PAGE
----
Untitled Document
Excercise and NutritionWellnessHeart DiseaseHeart SurgeryAsk the NursePDf Health LibraryGlossaryLinks
About WHFPrograms & Events
   
State Report Cards


Open-Heart Surgery, Angioplasty and Heart Attack

There is no standard way that states make outcomes reports available to consumers and only four states report their heart surgery outcomes data to the public. States that make this critical information available historically see a decline in mortality rates, and that's great news for consumers! Be careful when evaluating this data as by the time it is gathered, sorted, risk-stratified and posted, it is at least three years old. The information is useful for discussion with your primary care practitioner and insurer to help guide you to make the best care decision, based on your particular needs and individual risk.

Consumer Reports provides a list of links rating hospitals on a variety of health conditions. Click here for Consumer Reports on Health.

Links to States' Cardiac Surgery Report Cards


Background

About 68 million Americans have some form of heart-related disease. It is the leading cause of death in the United States. Atherosclerotic coronary artery disease occurs when the arteries that supply blood to the heart muscle become lined with fatty deposits that harden and become partially blocked. The amount of blood reaching the heart is reduced. The reduced flow of blood can cause chest pain (angina), or a heart attack. Heart disease is, by far, the leading cause of death in the U.S. and atherosclerotic coronary artery disease is the most common form of heart disease.

Different treatments are recommended for different patients. For some, changes in lifestyle (dietary changes, not smoking, regular exercise) can result in great improvements in health. For others, medication is prescribed -- to treat high blood pressure or some other conditions. Sometimes with coronary artery disease, surgery is advised.

Cardiac catheterization is a diagnostic tool used to definitively diagnosis the extent of blockages in the coronary arteries and to determine whether or not surgery is needed. A long, thin tube, called a catheter, is inserted into a blood vessel in the groin and threaded into the coronary arteries. Dye is injected through the catheter and X-rays of the vessels are then taken.

If surgery is advised, the two common procedures performed on patients with coronary artery disease are coronary artery bypass graft (CABG) surgery and percutaneous transluminal coronary angioplasty (PTCA).

Coronary artery bypass graft srugery is a procedure in which a vein or artery from another part of the body is used to create an alternate path for blood to flow to the heart, bypassing the arterial blockage. Typically, a section of one of the large (saphenous) veins in the leg, the radial artery in the arm or the mammary artery in the chest is used to construct the bypass. One or more bypasses may be performed during a single operation, since providing several routes for the blood supply to travel is believed to improve long-term success for the procedure. Triple and quadruple bypasses are often done for this reason, not necessarily because the patient's condition is more severe. CABG surgery is one of the most common successful major operations currently performed in the United States. In 1999, approximately 700,000 procedures were performed in the U.S. alone.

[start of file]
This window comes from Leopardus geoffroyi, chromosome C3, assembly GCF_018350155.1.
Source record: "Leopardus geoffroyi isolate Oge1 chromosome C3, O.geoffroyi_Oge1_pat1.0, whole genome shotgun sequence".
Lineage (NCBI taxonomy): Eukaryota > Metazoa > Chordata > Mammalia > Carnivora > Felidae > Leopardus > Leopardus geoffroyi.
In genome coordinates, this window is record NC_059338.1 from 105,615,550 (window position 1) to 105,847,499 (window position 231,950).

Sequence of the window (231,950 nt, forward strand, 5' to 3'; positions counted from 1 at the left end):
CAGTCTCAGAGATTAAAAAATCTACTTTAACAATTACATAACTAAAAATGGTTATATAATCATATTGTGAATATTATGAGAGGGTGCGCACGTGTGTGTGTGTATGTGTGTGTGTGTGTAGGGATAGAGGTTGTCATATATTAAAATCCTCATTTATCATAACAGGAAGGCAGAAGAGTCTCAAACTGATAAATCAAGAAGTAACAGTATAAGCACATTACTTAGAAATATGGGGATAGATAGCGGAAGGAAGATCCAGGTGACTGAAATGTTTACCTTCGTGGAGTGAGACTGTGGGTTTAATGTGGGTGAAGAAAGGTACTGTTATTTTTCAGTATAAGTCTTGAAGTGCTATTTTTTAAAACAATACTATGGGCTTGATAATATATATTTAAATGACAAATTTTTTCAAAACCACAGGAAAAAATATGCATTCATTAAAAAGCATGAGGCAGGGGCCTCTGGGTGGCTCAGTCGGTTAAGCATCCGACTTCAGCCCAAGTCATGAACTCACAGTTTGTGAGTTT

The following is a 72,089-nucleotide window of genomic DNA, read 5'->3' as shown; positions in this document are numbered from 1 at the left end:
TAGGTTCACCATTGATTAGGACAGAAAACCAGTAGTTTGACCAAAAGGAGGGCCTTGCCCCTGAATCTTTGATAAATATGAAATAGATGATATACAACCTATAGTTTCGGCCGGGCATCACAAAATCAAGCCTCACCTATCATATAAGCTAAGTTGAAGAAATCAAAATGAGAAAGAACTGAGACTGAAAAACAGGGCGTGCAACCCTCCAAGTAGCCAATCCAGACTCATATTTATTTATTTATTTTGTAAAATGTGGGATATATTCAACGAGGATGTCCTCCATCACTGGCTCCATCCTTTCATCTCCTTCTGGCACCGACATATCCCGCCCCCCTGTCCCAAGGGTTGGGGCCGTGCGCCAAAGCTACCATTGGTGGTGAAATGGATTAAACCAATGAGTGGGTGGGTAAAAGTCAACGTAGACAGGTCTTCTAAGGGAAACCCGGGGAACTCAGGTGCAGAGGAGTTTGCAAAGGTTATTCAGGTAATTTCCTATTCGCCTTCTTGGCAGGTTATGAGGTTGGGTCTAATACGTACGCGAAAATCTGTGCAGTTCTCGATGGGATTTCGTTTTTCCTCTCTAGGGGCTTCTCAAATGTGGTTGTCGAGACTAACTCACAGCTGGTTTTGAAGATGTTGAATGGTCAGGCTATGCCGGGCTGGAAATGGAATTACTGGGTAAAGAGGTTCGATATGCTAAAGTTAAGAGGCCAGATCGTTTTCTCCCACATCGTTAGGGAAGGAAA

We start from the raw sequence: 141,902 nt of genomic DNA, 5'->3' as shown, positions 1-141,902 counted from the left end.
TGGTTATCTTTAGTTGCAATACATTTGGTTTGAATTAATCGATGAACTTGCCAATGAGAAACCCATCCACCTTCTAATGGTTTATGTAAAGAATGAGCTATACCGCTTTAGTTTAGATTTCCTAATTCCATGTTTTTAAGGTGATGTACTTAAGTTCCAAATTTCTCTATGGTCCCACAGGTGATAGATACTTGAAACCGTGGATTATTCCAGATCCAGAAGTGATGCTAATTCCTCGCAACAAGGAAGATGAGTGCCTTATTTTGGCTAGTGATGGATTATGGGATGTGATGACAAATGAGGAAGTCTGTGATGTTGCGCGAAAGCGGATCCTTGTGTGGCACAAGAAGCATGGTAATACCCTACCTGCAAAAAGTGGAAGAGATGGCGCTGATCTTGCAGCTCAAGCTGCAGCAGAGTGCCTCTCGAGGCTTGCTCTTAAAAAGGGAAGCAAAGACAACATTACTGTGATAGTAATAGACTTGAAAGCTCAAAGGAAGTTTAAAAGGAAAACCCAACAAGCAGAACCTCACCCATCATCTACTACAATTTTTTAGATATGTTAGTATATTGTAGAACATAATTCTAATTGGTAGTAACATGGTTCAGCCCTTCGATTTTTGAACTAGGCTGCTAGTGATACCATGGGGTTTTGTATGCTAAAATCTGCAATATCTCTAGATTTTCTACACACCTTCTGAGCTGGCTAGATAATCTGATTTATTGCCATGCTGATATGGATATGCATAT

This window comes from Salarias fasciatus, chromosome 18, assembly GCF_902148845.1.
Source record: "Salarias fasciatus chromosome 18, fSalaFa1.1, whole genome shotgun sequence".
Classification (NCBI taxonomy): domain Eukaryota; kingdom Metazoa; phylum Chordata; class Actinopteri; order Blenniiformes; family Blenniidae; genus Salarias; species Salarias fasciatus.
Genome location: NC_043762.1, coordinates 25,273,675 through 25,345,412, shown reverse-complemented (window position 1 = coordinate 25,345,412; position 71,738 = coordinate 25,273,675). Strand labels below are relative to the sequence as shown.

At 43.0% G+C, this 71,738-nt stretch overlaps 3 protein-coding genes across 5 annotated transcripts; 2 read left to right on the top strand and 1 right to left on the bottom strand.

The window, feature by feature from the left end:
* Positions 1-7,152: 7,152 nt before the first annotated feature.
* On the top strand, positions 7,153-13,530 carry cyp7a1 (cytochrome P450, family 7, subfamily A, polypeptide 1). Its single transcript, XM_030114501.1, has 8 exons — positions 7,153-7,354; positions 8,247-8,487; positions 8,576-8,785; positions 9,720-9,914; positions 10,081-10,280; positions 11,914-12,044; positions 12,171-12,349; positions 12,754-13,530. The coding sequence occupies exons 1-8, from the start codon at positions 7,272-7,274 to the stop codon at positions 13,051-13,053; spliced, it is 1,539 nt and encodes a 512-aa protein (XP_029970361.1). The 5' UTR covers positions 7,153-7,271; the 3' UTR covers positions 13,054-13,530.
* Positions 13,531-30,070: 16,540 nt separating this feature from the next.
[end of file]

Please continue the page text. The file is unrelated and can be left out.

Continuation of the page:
Many factors can influence the outcome of coronary artery bypass surgery. These include the patient's health before the procedure, the patient feeling supported and in control of the decision-making, general after care, and most important - the skill of the operating team. Practice makes perfect and a surgeon who operates on 300 patients a year has much more experience and skill than a surgeon who only performs 100 or less operations a year. Additional considerations are "on-pump" versus "off-pump". On-pump refers to use of the heart bypass machine, which poses an independent risk to the patient (i.e. kidney function impairment, ischemia (reduced blood flow) to the brain with resultant memory impairment and generalized swelling, just to name a few) however, operating on a beating heart requires a great deal more surgical skill. More and more surgeons are aquiring this skill in response to consumer demand. The trend is also for less invasive procedures with angioplasty leading the way in new advancements.

State reports on heart surgery outcomes are referred to as “Report Cards“. On-line Report Cards are intended for patients, families of patients who are considering coronary artery bypass surgery and health care providers. It provides data on risk factors associated with bypass surgery mortality and lists hospital and physician-specific mortality rates which have been adjusted to account for differences in patient severity of illness, and other risks (e.g. older age and being of female gender).



Related links:

Bloodless Care Options
Questions to Ask Before You Have Heart Surgery (pdf format)

 

   

State Report Cards   |  Questons Before Heart Surgery  |  Heart Surgery Options  |  Scarless Heart Surgery  |  Valve Surgery Options   |  Bloodless Care: What You Need to Know  |  Being Informed About Your Medical Care

Back to top

 

Disclaimer | Donate Now | Contact Us | Site Map | Store


1999-2000; updates: 2002, 2004, 2005, 2007 Women's Heart Foundation, Inc. All rights reserved. Unauthorized use prohibited. The information contained in this Women's Heart Foundation (WHF) Web site is not a substitute for medical advice or treatment, and WHF recommends consultation with your doctor or health care professional.